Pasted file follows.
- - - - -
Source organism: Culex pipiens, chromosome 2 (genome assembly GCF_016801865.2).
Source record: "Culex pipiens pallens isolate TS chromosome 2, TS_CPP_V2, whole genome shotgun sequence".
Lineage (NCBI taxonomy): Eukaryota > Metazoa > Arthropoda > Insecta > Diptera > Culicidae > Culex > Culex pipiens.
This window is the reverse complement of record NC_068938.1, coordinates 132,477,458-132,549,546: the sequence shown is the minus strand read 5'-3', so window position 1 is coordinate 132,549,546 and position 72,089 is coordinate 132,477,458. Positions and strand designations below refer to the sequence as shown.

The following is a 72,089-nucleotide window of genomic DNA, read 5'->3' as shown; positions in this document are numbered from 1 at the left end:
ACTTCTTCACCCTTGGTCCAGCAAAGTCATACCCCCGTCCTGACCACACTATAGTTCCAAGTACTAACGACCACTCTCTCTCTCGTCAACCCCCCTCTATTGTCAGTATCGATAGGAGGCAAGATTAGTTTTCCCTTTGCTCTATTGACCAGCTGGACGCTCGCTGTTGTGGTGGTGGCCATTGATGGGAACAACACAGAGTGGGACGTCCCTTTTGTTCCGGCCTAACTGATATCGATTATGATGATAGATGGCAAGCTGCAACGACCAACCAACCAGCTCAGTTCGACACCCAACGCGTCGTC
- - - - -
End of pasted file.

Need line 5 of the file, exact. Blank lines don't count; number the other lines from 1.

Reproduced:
The following is a 72,089-nucleotide window of genomic DNA, read 5'->3' as shown; positions in this document are numbered from 1 at the left end: